VT Fishing Report - January 31, 2020

Shawn Good with a bluegill caught through the ice

Back by popular demand – it’s the first edition of our Vermont ICE Fishing Reports! In all seriousness, I had a great time last year writing the open water reports, and even more so, getting emails from many of you saying they were appreciated and helpful. A lot of folks asked if I was planning on doing them for the ice fishing season. So, here we are!

Ice fishing has had late start this year unfortunately, with less than optimal ice conditions early on, so I held off through January to see where things were going. But ice conditions have firmed up, and when I put a call out to the anglers who contributed last year, I got a great response. I couldn’t write this report and provide all this great information to help educate and motivate new anglers to give it a try without them, so I want to thank everyone who’s helped out. And if you want to help as well, shoot me an email. 

We’re going to start the year’s first ice fishing report with a list of reasons why EVERYONE should try ice fishing this winter. Tight lines.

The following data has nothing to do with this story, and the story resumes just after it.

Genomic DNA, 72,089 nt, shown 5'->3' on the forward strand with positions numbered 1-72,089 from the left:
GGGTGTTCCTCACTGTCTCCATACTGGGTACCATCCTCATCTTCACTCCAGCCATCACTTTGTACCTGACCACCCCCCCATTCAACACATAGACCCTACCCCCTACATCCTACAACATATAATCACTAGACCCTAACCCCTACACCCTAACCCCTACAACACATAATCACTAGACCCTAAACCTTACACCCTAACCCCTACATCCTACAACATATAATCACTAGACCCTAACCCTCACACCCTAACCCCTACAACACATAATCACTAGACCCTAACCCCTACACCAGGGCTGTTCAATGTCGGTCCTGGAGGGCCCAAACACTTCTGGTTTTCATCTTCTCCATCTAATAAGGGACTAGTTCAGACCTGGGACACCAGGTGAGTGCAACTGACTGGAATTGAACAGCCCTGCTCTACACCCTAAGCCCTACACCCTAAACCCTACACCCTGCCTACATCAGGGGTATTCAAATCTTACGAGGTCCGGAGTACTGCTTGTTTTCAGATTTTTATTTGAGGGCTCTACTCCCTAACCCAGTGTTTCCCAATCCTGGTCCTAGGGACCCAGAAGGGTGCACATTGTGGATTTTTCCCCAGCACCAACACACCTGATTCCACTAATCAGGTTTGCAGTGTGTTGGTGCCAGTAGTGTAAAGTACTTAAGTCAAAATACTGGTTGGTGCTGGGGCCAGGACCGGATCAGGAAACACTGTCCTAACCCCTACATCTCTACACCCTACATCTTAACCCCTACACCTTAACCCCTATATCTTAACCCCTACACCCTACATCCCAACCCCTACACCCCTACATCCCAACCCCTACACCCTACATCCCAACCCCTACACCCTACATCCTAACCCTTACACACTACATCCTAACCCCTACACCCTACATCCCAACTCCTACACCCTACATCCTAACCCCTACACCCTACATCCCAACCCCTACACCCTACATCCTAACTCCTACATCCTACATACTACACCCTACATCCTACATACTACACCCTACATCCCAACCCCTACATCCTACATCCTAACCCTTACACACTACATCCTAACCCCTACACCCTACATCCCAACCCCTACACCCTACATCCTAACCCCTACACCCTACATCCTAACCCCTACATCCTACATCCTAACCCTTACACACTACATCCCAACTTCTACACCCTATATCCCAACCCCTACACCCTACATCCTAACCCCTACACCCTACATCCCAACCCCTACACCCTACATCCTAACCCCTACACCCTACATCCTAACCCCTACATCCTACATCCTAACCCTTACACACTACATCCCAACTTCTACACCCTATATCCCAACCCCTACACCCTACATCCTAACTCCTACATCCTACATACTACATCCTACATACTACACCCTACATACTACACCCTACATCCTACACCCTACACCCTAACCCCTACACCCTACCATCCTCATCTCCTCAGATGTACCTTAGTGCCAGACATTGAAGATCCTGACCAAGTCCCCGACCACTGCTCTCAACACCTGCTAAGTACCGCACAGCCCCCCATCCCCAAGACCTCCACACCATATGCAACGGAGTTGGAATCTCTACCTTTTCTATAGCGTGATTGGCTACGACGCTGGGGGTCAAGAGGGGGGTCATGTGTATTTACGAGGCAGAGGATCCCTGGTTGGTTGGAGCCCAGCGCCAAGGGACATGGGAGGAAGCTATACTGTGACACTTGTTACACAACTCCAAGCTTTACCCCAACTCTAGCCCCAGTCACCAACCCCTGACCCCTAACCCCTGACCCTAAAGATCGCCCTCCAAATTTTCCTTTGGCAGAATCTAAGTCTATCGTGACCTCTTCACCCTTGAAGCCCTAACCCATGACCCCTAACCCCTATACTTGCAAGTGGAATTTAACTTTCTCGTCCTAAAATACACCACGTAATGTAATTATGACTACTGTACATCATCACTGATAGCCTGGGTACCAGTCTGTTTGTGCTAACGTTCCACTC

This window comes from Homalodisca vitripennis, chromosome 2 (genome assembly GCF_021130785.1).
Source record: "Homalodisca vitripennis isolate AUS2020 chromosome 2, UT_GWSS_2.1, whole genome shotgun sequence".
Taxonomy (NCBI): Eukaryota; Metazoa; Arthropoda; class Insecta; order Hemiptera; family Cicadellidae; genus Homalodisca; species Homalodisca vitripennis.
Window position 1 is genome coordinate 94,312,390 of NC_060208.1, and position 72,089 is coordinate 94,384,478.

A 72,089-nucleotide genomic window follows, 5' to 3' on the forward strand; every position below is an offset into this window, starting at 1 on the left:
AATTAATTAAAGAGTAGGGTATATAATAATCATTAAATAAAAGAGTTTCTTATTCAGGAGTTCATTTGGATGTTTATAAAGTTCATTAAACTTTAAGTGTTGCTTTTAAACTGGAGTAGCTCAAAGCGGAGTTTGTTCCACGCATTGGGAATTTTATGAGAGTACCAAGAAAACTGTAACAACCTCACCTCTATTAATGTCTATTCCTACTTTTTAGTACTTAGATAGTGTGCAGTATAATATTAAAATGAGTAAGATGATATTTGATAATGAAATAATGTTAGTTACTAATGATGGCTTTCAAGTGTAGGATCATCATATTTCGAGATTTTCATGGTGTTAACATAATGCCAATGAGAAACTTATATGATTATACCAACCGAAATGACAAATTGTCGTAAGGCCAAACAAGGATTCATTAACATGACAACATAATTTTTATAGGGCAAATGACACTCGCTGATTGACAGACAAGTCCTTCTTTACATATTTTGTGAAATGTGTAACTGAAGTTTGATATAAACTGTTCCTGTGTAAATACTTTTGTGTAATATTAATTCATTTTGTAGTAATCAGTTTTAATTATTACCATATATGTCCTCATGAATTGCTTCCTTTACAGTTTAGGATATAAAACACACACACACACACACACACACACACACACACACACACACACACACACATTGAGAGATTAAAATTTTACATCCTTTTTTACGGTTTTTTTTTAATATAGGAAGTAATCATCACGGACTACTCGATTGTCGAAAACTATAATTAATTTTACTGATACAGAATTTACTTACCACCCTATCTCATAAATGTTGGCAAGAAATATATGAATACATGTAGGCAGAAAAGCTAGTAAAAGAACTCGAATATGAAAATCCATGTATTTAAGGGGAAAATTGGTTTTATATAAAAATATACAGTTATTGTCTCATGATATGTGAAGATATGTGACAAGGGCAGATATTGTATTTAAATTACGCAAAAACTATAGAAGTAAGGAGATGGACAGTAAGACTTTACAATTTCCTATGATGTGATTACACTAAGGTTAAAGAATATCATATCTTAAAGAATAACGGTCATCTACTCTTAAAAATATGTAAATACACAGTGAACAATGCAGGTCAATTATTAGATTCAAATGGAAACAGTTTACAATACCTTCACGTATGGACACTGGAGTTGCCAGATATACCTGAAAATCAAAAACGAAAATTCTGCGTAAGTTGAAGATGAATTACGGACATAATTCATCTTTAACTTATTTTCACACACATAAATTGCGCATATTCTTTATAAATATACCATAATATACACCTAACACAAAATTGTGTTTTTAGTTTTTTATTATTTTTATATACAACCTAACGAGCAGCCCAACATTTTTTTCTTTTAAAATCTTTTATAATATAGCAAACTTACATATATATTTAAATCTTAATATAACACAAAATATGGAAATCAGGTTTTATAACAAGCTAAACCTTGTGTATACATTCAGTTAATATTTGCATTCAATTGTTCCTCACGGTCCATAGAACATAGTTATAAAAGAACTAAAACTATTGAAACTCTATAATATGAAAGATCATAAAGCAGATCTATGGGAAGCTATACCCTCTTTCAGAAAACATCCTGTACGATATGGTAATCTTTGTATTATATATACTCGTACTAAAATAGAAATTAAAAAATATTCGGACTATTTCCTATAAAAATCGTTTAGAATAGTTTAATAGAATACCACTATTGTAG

—Shawn Good, Fisheries Biologist shawn.good@vermont.gov

TOP Eight Reasons to Try Ice Fishing This Winter

Vermonters pride themselves in their ability deal with all the elements Mother Nature likes to throw at us year-round. In the winter, snow, cold temperatures and frozen water are just challenges that also offer unique opportunities – like ice fishing. If you’ve never been ice fishing, you’re missing out. Here are 8 reasons why you should try it this winter:

  1. Ice fishing crushes cabin fever! There’s nothing like walking on a blanket of fresh snow over a frozen pond to wake you from the mid-winter doldrums. A day on the ice is a whole different experience.
  2. It’s beginner-friendly. Ice fishing can be as simple as you want. To get started, you’ll just need an inexpensive hand auger to cut holes, a scoop, a simple rod/reel combo, a tip-up or two, hooks, weights and bait. When landing fish on tip-ups and lightweight rods, even the smallest fish feel huge.
  3. cook-out on the ice
    Don’t forget – a cookout out on the ice makes everything taste better!
    It’s not just about the fish. For many, ice fishing is a social event – a combination of fishing and tailgating. Add more fun by bringing a small grill, food, lawn chairs and games. You can play snow football, build a snowman, snowshoe, and even skate in between bouts of fishing. A plastic sled or toboggan is fun for the kids and can do double duty for hauling your ice fishing gear.